[ExI] META: Overposting (psychology of morals)
anders at aleph.se
Sun Feb 27 12:06:46 UTC 2011
Giulio Prisco wrote:
> I don't see why we should refrain from discussing important things.
> I am very interested in the libertarian trend, but the problem is that
> it always degenerates into a hormone-driven fight between
> fundamentalist libertarians and fundamentalist anti-libertarians. I
> wonder why it is like that.
I think it can be explained by Jonathan Haidt's moral foundations theory
and Phil Tetlock's sacred values theory. Basically, libertarians and
anti-libertarians step on each other's sacred values.
According to Haidt, morality across cultures tend to be based on five
fundamental values that are given different weight between different
cultures and individuals:
1. Care for others, protecting them from harm.
2. Fairness, Justice, treating others equally.
3. Loyalty to your group, family, nation.
4. Respect for tradition and legitimate authority.
5. Purity, avoiding disgusting things, foods, actions.
Liberals (american sense) value care and fairness higher than the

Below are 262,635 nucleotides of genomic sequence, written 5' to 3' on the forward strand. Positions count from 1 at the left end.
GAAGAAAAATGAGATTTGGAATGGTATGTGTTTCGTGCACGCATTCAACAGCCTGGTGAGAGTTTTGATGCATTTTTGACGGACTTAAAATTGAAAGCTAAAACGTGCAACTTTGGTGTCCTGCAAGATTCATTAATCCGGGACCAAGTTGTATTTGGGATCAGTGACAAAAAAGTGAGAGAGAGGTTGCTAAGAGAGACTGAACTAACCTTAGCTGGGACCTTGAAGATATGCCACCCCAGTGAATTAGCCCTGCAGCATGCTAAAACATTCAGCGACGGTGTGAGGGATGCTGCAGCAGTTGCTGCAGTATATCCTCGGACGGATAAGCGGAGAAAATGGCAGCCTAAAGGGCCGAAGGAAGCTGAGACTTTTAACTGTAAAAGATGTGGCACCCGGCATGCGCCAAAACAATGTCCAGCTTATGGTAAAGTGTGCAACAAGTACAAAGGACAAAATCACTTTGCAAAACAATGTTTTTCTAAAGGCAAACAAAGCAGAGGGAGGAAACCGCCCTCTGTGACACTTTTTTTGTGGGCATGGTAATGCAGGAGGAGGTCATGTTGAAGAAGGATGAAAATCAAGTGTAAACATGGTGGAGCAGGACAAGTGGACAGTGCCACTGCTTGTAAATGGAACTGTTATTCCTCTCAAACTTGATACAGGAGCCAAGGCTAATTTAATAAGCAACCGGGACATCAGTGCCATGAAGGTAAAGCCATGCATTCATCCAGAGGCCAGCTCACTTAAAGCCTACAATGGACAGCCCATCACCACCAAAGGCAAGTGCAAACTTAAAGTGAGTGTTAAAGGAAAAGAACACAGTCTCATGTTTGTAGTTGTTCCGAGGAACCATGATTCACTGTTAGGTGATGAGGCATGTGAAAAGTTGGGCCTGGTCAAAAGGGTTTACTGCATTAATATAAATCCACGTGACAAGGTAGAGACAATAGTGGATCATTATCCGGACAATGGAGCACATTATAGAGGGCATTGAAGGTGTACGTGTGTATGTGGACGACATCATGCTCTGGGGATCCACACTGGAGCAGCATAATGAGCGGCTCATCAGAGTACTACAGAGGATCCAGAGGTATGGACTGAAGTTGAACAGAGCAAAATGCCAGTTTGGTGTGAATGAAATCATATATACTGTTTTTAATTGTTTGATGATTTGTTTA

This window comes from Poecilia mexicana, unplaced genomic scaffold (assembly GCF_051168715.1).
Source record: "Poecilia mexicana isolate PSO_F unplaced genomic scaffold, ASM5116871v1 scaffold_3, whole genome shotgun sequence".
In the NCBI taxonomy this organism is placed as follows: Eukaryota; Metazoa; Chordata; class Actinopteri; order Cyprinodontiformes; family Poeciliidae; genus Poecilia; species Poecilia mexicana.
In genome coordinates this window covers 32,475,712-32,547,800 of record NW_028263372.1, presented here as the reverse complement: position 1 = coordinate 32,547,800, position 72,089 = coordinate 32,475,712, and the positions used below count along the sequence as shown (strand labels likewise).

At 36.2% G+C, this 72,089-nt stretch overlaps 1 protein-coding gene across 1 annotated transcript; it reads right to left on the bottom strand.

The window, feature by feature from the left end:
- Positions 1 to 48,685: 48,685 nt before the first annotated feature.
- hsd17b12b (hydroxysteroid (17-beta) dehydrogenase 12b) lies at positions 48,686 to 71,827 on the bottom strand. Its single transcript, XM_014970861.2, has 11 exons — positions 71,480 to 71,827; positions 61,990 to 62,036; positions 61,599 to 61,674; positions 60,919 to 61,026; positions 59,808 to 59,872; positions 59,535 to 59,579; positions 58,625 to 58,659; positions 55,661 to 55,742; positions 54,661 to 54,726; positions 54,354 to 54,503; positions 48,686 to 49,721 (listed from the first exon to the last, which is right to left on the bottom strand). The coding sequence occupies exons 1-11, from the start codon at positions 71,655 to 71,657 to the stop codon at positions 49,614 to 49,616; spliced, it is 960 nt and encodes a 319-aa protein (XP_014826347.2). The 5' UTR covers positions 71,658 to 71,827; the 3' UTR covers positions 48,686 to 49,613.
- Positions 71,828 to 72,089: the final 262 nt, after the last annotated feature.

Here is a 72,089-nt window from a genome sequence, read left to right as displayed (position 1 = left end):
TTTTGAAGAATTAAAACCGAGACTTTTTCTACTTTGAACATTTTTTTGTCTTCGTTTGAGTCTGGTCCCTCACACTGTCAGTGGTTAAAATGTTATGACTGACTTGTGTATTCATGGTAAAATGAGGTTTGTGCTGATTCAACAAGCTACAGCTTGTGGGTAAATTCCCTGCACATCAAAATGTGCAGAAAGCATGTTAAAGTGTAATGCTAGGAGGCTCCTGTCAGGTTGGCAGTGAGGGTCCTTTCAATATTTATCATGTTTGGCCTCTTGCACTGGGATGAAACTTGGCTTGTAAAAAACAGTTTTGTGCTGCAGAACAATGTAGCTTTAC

others, while american conservatives value all five at the same time.
Tetlock observed that certain things are "sacred" values to people, and
that trading them for a "secular" value triggers strong emotional
reactions - these tradeoffs are taboo: you are not supposed to even
*think* about how much money a human life is worth (if you seriously do,
then you are seen as a bad person) and people forced into tradeoffs
often do interesting self-purification actions afterwards like washing
hands or giving more to charity.
In political discussions a lot of heat is generated when one side
doesn't feel anything for something sacred to the other side and
accidentally threatens it.
What is sacred to libertarians? I think freedom is an obvious sacred
value, which might go into the fairness foundation. But beyond that I
don't think libertarians (by being libertarians) have that many strong
sacred values - *just like transhumanists*. We are all happy to question
the human condition and all accepted morals in profound ways. This is
borne out in experiments. Libertarians are less unwilling to *refuse*
making sacred tradeoffs for money than other groups, and find the five
foundations less sacred altogether.
This has consequences for discussing politics. Conservatives get enraged
by liberals trading purity or respect for fairness. But both get riled
up by libertarians trading almost anything for freedom. And libertarians
get upset by how readily everybody else trades their sacred value for
mere care, purity or other less important things.
So that is my general explanation why libertarians (and transhumanists!)
generally tend to end up in hot discussions.
Future of Humanity Institute
James Martin 21st Century School
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